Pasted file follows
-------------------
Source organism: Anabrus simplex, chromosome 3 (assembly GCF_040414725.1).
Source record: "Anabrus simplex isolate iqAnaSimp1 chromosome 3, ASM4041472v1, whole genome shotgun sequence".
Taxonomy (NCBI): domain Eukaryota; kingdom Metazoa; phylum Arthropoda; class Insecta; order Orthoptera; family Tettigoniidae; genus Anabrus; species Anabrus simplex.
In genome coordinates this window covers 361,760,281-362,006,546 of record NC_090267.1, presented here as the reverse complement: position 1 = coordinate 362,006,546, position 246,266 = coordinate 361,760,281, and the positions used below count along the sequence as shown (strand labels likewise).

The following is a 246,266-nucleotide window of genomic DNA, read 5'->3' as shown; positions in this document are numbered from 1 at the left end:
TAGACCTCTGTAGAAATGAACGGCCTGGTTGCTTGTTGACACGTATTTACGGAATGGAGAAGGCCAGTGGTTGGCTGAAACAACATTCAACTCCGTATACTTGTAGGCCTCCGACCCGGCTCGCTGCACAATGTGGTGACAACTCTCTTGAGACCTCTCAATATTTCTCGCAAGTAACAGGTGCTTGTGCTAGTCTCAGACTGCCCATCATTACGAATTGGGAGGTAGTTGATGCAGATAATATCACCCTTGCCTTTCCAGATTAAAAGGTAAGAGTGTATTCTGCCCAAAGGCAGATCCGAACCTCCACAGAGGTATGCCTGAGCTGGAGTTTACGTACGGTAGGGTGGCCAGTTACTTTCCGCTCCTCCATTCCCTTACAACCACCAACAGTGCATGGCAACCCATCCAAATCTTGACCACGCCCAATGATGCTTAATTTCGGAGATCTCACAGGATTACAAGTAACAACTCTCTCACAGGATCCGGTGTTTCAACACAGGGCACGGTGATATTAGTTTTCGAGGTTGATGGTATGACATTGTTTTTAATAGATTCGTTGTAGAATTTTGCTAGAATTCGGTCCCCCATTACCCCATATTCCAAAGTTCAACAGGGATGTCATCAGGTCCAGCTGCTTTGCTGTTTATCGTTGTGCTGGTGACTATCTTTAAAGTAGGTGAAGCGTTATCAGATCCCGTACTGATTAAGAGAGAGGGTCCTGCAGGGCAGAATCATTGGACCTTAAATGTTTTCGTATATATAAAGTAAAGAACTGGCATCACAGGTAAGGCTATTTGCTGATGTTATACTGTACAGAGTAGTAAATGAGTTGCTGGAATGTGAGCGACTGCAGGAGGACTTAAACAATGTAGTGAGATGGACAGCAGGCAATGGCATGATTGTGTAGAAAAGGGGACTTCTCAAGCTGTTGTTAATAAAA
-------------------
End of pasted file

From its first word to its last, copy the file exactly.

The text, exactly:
Source organism: Anabrus simplex, chromosome 3 (assembly GCF_040414725.1).
Source record: "Anabrus simplex isolate iqAnaSimp1 chromosome 3, ASM4041472v1, whole genome shotgun sequence".
Taxonomy (NCBI): domain Eukaryota; kingdom Metazoa; phylum Arthropoda; class Insecta; order Orthoptera; family Tettigoniidae; genus Anabrus; species Anabrus simplex.
In genome coordinates this window covers 361,760,281-362,006,546 of record NC_090267.1, presented here as the reverse complement: position 1 = coordinate 362,006,546, position 246,266 = coordinate 361,760,281, and the positions used below count along the sequence as shown (strand labels likewise).

The following is a 246,266-nucleotide window of genomic DNA, read 5'->3' as shown; positions in this document are numbered from 1 at the left end:
TAGACCTCTGTAGAAATGAACGGCCTGGTTGCTTGTTGACACGTATTTACGGAATGGAGAAGGCCAGTGGTTGGCTGAAACAACATTCAACTCCGTATACTTGTAGGCCTCCGACCCGGCTCGCTGCACAATGTGGTGACAACTCTCTTGAGACCTCTCAATATTTCTCGCAAGTAACAGGTGCTTGTGCTAGTCTCAGACTGCCCATCATTACGAATTGGGAGGTAGTTGATGCAGATAATATCACCCTTGCCTTTCCAGATTAAAAGGTAAGAGTGTATTCTGCCCAAAGGCAGATCCGAACCTCCACAGAGGTATGCCTGAGCTGGAGTTTACGTACGGTAGGGTGGCCAGTTACTTTCCGCTCCTCCATTCCCTTACAACCACCAACAGTGCATGGCAACCCATCCAAATCTTGACCACGCCCAATGATGCTTAATTTCGGAGATCTCACAGGATTACAAGTAACAACTCTCTCACAGGATCCGGTGTTTCAACACAGGGCACGGTGATATTAGTTTTCGAGGTTGATGGTATGACATTGTTTTTAATAGATTCGTTGTAGAATTTTGCTAGAATTCGGTCCCCCATTACCCCATATTCCAAAGTTCAACAGGGATGTCATCAGGTCCAGCTGCTTTGCTGTTTATCGTTGTGCTGGTGACTATCTTTAAAGTAGGTGAAGCGTTATCAGATCCCGTACTGATTAAGAGAGAGGGTCCTGCAGGGCAGAATCATTGGACCTTAAATGTTTTCGTATATATAAAGTAAAGAACTGGCATCACAGGTAAGGCTATTTGCTGATGTTATACTGTACAGAGTAGTAAATGAGTTGCTGGAATGTGAGCGACTGCAGGAGGACTTAAACAATGTAGTGAGATGGACAGCAGGCAATGGCATGATTGTGTAGAAAAGGGGACTTCTCAAGCTGTTGTTAATAAAA